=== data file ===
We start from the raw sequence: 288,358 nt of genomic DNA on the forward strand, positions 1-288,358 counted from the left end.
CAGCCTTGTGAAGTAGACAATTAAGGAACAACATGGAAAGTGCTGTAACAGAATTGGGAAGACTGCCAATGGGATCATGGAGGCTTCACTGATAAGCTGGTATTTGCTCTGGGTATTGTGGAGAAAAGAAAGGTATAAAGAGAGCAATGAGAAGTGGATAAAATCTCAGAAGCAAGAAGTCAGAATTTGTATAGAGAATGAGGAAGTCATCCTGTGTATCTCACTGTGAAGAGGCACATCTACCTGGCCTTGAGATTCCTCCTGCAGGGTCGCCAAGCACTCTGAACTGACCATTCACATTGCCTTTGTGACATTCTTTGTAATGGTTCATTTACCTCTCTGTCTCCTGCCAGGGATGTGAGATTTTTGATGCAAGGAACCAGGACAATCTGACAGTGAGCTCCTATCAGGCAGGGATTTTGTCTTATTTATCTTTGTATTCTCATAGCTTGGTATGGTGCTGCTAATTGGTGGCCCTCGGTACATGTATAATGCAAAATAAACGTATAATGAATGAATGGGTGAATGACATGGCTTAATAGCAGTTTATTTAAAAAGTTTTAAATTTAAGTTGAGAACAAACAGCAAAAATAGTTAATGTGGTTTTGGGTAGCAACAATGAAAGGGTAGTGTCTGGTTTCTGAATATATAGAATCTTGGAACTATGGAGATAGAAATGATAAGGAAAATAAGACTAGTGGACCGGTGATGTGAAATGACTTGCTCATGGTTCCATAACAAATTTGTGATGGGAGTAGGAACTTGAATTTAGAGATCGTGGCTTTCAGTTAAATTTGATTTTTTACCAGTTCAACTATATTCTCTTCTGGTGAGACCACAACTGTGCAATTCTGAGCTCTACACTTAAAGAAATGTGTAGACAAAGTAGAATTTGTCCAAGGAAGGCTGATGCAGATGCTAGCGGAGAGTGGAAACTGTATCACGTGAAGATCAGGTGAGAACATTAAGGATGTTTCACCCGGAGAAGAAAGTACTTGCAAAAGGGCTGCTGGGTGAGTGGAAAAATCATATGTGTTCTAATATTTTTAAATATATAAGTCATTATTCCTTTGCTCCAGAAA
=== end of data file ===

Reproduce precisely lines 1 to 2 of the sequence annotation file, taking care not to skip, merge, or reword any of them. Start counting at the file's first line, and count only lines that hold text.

We start from the raw sequence: 288,358 nt of genomic DNA on the forward strand, positions 1-288,358 counted from the left end.
CAGCCTTGTGAAGTAGACAATTAAGGAACAACATGGAAAGTGCTGTAACAGAATTGGGAAGACTGCCAATGGGATCATGGAGGCTTCACTGATAAGCTGGTATTTGCTCTGGGTATTGTGGAGAAAAGAAAGGTATAAAGAGAGCAATGAGAAGTGGATAAAATCTCAGAAGCAAGAAGTCAGAATTTGTATAGAGAATGAGGAAGTCATCCTGTGTATCTCACTGTGAAGAGGCACATCTACCTGGCCTTGAGATTCCTCCTGCAGGGTCGCCAAGCACTCTGAACTGACCATTCACATTGCCTTTGTGACATTCTTTGTAATGGTTCATTTACCTCTCTGTCTCCTGCCAGGGATGTGAGATTTTTGATGCAAGGAACCAGGACAATCTGACAGTGAGCTCCTATCAGGCAGGGATTTTGTCTTATTTATCTTTGTATTCTCATAGCTTGGTATGGTGCTGCTAATTGGTGGCCCTCGGTACATGTATAATGCAAAATAAACGTATAATGAATGAATGGGTGAATGACATGGCTTAATAGCAGTTTATTTAAAAAGTTTTAAATTTAAGTTGAGAACAAACAGCAAAAATAGTTAATGTGGTTTTGGGTAGCAACAATGAAAGGGTAGTGTCTGGTTTCTGAATATATAGAATCTTGGAACTATGGAGATAGAAATGATAAGGAAAATAAGACTAGTGGACCGGTGATGTGAAATGACTTGCTCATGGTTCCATAACAAATTTGTGATGGGAGTAGGAACTTGAATTTAGAGATCGTGGCTTTCAGTTAAATTTGATTTTTTACCAGTTCAACTATATTCTCTTCTGGTGAGACCACAACTGTGCAATTCTGAGCTCTACACTTAAAGAAATGTGTAGACAAAGTAGAATTTGTCCAAGGAAGGCTGATGCAGATGCTAGCGGAGAGTGGAAACTGTATCACGTGAAGATCAGGTGAGAACATTAAGGATGTTTCACCCGGAGAAGAAAGTACTTGCAAAAGGGCTGCTGGGTGAGTGGAAAAATCATATGTGTTCTAATATTTTTAAATATATAAGTCATTATTCCTTTGCTCCAGAAA